The state’s online health insurance marketplace, called Kynect, at the Kentucky Bourbon Festival. (Phil Galewitz/Kaiser Health Network)

Behind the Jim Beam American Stillhouse and the Wild Turkey Sit N’ Sip Saloon at the Kentucky Bourbon Festival, a sales team pitches the Affordable Care Act.

But potential buyers are wary. On a late-September night — days before the launch Tuesday of the state’s online health insurance marketplace, called Kynect — most passersby are unaware of their new insurance options under the law, confused by the political sniping and doubtful the law will help them.

“I thought this was defunded,” said Carolyn Richards, 53, of Mount Sherman, who has been uninsured for a decade. She had heard that the Republican-controlled House had voted to cut off the funding for President Obama’s signature health-care law this month but was unaware that Senate Democrats and the White House were refusing to go along.

Politically divided, Kentucky is the only Southern state running its own Obamacare marketplace and one of two committed to expanding Medicaid, the state-federal health program for the poor, making it a unique bellwether of public receptivity to the law. While Gov. Steve Beshear is a Democrat, the state’s U.S. senators, Minority Leader Mitch McConnell and Rand Paul, are Republicans and ardent foes of Obamacare.

“If the law can go in Kentucky, it can go anywhere,” said Mark A. Rothstein, a professor of law and medicine at the University of Louisville.

The fierce and often nasty debate has made it a tougher sell, said Barbara Gordon of the Kentuckiana Regional Planning and Development Agency, one of two nonprofits designated to help consumers enroll. “People are confused by all the mixed messages,” she said.

But in Bardstown, which proclaims itself the world’s bourbon capital, there are signs the law’s advocates are making headway. Most of those interviewed interest in Kynect, saying they’ll check to see if they qualify for Medicaid or for federal subsidies.

Sharon Omstead, 46, who works at a factory labeling bourbon bottles and who calls Obama “the devil” for his economic policies, was surprised to learn that she’ll qualify for Medicaid and have to pay little or nothing for health coverage under the law.

“I’d heard a lot of bad things about the law and how it will make prices for health insurance go up, and how everyone will have to buy insurance even if they can’t afford it,” she said.

Pam Lux, 59, of Edgewood complained about insurers turning her away because of her diabetes and assumed that that would happen again until a Kynect worker informed her that such exclusions are prohibited under the law starting next year. “I’m glad to hear that,” she said.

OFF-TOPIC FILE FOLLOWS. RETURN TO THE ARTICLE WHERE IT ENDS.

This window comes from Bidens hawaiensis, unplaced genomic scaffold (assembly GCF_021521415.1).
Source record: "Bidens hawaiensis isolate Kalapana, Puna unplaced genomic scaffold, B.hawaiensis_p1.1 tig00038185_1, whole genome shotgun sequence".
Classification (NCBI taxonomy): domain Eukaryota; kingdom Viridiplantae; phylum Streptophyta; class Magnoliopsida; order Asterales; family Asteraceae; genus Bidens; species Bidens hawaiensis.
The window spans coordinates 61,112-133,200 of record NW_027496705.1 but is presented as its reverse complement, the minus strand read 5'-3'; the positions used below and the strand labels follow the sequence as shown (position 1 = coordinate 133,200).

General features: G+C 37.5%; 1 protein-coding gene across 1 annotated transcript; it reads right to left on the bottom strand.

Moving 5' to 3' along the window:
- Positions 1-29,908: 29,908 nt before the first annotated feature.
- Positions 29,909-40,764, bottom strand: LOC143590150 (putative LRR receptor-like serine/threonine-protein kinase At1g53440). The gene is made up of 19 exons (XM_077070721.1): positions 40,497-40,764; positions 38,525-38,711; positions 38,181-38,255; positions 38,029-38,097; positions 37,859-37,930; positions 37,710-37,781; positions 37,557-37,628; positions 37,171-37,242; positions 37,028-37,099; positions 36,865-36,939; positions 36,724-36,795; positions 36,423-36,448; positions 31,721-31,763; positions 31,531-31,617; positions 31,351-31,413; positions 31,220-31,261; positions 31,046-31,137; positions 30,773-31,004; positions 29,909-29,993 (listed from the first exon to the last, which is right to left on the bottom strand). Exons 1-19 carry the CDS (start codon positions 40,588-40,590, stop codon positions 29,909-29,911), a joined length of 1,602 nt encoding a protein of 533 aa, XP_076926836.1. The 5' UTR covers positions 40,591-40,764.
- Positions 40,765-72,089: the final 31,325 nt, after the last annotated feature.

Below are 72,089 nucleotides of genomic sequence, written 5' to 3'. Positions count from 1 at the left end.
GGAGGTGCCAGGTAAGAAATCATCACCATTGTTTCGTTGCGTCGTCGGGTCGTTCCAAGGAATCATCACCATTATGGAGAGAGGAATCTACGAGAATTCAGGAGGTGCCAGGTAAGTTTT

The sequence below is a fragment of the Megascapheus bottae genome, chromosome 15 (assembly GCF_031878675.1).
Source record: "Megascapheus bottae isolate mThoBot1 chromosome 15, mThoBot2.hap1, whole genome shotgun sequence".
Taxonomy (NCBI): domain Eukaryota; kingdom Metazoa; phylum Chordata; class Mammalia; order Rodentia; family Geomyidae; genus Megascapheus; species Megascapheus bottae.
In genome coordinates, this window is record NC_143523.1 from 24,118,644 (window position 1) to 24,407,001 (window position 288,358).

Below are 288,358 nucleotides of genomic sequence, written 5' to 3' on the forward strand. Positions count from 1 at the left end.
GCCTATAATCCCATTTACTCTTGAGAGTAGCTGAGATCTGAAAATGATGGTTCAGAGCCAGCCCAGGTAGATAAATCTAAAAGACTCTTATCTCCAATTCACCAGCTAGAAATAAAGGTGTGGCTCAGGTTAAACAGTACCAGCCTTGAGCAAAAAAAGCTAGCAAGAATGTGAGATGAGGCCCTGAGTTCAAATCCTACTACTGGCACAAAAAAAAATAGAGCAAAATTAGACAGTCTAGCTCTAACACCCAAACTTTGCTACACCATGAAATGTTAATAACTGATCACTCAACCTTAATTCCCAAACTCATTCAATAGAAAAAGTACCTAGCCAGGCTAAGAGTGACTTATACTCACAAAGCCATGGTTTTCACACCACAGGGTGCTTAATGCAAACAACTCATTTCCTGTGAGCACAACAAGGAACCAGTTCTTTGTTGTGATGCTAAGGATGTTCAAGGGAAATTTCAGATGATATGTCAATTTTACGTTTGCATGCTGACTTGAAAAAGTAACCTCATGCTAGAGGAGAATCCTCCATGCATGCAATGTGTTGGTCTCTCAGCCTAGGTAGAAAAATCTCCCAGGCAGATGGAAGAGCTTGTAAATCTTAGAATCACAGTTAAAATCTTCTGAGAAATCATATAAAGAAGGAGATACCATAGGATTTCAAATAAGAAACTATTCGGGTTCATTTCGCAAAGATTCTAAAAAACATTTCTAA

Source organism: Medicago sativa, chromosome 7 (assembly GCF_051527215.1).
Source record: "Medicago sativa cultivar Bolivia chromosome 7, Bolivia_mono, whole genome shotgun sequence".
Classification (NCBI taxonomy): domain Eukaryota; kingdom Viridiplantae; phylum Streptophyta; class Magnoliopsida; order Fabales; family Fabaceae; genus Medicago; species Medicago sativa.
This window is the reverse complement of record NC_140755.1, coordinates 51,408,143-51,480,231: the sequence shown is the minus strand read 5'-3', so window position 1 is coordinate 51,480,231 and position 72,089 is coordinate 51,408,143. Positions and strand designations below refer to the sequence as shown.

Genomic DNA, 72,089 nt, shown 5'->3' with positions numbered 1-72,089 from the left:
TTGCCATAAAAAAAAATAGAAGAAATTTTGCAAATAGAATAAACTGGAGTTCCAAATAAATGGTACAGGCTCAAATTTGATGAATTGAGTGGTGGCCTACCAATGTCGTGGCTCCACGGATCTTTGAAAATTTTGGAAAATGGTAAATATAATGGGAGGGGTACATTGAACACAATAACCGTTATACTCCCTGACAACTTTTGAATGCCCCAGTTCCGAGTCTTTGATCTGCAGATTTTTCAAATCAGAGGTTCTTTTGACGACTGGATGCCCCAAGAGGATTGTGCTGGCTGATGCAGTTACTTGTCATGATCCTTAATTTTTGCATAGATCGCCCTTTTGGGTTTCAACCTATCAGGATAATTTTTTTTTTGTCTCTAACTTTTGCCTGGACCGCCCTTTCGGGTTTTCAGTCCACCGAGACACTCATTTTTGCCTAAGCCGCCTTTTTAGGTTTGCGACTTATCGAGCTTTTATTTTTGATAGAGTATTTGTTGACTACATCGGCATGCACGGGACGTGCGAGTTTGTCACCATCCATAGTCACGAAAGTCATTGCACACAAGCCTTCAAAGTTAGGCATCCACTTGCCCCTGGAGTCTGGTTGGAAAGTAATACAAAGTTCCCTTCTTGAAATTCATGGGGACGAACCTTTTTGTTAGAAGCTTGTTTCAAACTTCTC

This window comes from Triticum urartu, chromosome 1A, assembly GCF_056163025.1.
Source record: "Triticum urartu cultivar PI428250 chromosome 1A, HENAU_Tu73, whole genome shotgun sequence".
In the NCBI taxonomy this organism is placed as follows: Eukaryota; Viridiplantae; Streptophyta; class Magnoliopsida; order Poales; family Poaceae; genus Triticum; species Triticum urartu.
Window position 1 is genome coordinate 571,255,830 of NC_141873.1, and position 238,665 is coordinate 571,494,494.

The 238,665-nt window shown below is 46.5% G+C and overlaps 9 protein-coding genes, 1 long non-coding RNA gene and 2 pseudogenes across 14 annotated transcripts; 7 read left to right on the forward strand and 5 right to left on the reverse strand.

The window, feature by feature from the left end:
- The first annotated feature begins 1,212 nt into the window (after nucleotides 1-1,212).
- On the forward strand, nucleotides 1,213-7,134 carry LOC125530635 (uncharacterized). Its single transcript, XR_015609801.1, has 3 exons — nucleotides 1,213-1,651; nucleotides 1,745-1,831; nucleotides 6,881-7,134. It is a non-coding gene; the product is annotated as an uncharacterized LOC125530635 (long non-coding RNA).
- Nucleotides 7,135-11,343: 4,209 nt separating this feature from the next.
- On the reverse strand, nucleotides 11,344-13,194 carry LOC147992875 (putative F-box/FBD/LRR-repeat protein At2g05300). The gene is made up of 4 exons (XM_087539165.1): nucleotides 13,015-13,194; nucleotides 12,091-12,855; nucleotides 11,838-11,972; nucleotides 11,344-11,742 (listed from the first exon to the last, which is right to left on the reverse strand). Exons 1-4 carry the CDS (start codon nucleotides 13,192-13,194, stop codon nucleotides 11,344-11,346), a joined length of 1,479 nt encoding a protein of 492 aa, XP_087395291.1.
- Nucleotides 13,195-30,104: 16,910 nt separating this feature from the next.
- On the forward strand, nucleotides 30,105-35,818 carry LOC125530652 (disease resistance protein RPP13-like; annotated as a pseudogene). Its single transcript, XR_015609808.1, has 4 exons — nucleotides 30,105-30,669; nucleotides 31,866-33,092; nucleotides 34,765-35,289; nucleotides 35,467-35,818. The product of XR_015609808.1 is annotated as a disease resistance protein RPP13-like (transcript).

About 17 percent of the state’s population, 650,000 people, lack insurance, a percentage a little higher than the national average, and many are poor. That’s the target population for Kynect. Its customer service center has received more than 4,000 calls since it opened Aug. 15. More than 5,000 people have registered for online training, including 3,500 insurance agents.

To get around the political stigma burdening the law, Gordon tells the staff assisting consumers — called navigators — that the Obamacare label is poisonous and to avoid it.

“For a lot of people in Kentucky . . . Obamacare has a negative connotation and if you say Obamacare, people pretty much shut down and won’t listen to anything beyond that,” she said.

On the other hand, Gordon said, Affordable Care Act “makes people’s eyes glaze over.” She coaches navigators to ask: “Do you need to connect to health care? Do you have health insurance? If not, let us help you.”

Kelli Cauley, 42, has an additional selling pitch as a navigator — she has hormonal problems that kept her from getting affordable coverage for 18 months. “I was looking forward to the changes under the law and am looking forward to providing unbiased information because there are so many misconceptions going on,” she said.

Beshear acknowledged in an interview that the public debate is confusing, “and obviously that’s the intent.”

“But I think opponents of the law are scared to death of being in position a year from now, where people look at them and wonder what all the noise was about as they sit here with an insurance policy that they can afford,” he said.

Not all consumers may feel that way.

Kathryn Hicks, 58, has thyroid and lung problems and is uninsured. Her $310-a-week cashier job at Ace Hardware in Louisville means she probably will make too much to qualify for Medicaid, though she will qualify for subsidized private coverage.

But she said she could not afford to pay even $100 a month for coverage. “I have to decide between paying the power company or whether to eat,” she said.

Kaiser Health News ( is an editorially independent program of the Henry J. Kaiser Family Foundation, a nonprofit, nonpartisan health policy research and communication organization not affiliated with Kaiser Permanente.